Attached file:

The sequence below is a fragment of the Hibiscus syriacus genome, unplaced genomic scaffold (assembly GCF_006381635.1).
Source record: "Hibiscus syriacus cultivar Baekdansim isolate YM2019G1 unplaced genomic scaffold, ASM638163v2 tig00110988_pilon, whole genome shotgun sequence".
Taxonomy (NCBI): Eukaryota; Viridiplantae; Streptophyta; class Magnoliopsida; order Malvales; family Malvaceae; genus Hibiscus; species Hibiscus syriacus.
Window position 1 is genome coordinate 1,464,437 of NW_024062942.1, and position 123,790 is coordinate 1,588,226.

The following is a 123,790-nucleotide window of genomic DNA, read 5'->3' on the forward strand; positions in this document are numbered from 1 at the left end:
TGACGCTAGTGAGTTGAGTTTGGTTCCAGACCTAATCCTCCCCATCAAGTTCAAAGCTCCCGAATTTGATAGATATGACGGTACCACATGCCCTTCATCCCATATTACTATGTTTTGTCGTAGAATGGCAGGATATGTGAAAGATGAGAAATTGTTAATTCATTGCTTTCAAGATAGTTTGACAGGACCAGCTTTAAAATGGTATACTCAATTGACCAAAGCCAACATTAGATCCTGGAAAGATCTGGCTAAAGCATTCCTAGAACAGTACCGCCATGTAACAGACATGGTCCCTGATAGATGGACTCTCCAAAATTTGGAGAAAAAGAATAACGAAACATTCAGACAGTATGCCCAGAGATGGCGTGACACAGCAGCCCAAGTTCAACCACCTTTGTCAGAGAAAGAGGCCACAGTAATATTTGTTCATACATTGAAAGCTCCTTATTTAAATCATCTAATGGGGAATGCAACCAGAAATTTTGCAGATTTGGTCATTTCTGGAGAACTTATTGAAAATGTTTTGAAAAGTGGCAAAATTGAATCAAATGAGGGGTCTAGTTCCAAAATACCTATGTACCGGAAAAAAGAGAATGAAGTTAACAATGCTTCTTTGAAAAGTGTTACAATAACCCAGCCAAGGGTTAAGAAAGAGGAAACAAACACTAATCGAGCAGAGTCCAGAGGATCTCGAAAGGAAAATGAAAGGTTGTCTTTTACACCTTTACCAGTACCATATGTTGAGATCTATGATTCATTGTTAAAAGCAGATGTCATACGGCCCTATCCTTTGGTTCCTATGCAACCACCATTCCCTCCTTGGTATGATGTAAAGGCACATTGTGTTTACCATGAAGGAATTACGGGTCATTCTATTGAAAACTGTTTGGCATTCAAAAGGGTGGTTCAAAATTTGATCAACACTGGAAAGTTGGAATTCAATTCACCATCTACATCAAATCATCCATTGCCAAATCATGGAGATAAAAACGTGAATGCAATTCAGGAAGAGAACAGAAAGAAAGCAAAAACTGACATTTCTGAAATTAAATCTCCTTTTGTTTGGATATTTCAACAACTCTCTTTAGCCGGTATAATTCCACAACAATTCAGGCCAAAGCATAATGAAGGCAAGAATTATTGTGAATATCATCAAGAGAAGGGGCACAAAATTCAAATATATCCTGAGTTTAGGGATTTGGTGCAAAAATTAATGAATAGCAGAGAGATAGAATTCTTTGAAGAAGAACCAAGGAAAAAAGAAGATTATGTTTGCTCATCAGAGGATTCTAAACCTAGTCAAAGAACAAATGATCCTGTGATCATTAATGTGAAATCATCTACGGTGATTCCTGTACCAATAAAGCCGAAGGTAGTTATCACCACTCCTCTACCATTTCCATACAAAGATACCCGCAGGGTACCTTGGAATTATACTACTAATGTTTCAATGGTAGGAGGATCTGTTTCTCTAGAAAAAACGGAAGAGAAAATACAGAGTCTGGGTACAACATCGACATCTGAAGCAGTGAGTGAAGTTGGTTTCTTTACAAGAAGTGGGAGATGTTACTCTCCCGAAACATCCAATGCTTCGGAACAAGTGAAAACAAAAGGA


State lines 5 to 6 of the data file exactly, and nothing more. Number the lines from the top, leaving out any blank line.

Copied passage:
The following is a 123,790-nucleotide window of genomic DNA, read 5'->3' on the forward strand; positions in this document are numbered from 1 at the left end:
TGACGCTAGTGAGTTGAGTTTGGTTCCAGACCTAATCCTCCCCATCAAGTTCAAAGCTCCCGAATTTGATAGATATGACGGTACCACATGCCCTTCATCCCATATTACTATGTTTTGTCGTAGAATGGCAGGATATGTGAAAGATGAGAAATTGTTAATTCATTGCTTTCAAGATAGTTTGACAGGACCAGCTTTAAAATGGTATACTCAATTGACCAAAGCCAACATTAGATCCTGGAAAGATCTGGCTAAAGCATTCCTAGAACAGTACCGCCATGTAACAGACATGGTCCCTGATAGATGGACTCTCCAAAATTTGGAGAAAAAGAATAACGAAACATTCAGACAGTATGCCCAGAGATGGCGTGACACAGCAGCCCAAGTTCAACCACCTTTGTCAGAGAAAGAGGCCACAGTAATATTTGTTCATACATTGAAAGCTCCTTATTTAAATCATCTAATGGGGAATGCAACCAGAAATTTTGCAGATTTGGTCATTTCTGGAGAACTTATTGAAAATGTTTTGAAAAGTGGCAAAATTGAATCAAATGAGGGGTCTAGTTCCAAAATACCTATGTACCGGAAAAAAGAGAATGAAGTTAACAATGCTTCTTTGAAAAGTGTTACAATAACCCAGCCAAGGGTTAAGAAAGAGGAAACAAACACTAATCGAGCAGAGTCCAGAGGATCTCGAAAGGAAAATGAAAGGTTGTCTTTTACACCTTTACCAGTACCATATGTTGAGATCTATGATTCATTGTTAAAAGCAGATGTCATACGGCCCTATCCTTTGGTTCCTATGCAACCACCATTCCCTCCTTGGTATGATGTAAAGGCACATTGTGTTTACCATGAAGGAATTACGGGTCATTCTATTGAAAACTGTTTGGCATTCAAAAGGGTGGTTCAAAATTTGATCAACACTGGAAAGTTGGAATTCAATTCACCATCTACATCAAATCATCCATTGCCAAATCATGGAGATAAAAACGTGAATGCAATTCAGGAAGAGAACAGAAAGAAAGCAAAAACTGACATTTCTGAAATTAAATCTCCTTTTGTTTGGATATTTCAACAACTCTCTTTAGCCGGTATAATTCCACAACAATTCAGGCCAAAGCATAATGAAGGCAAGAATTATTGTGAATATCATCAAGAGAAGGGGCACAAAATTCAAATATATCCTGAGTTTAGGGATTTGGTGCAAAAATTAATGAATAGCAGAGAGATAGAATTCTTTGAAGAAGAACCAAGGAAAAAAGAAGATTATGTTTGCTCATCAGAGGATTCTAAACCTAGTCAAAGAACAAATGATCCTGTGATCATTAATGTGAAATCATCTACGGTGATTCCTGTACCAATAAAGCCGAAGGTAGTTATCACCACTCCTCTACCATTTCCATACAAAGATACCCGCAGGGTACCTTGGAATTATACTACTAATGTTTCAATGGTAGGAGGATCTGTTTCTCTAGAAAAAACGGAAGAGAAAATACAGAGTCTGGGTACAACATCGACATCTGAAGCAGTGAGTGAAGTTGGTTTCTTTACAAGAAGTGGGAGATGTTACTCTCCCGAAACATCCAATGCTTCGGAACAAGTGAAAACAAAAGGA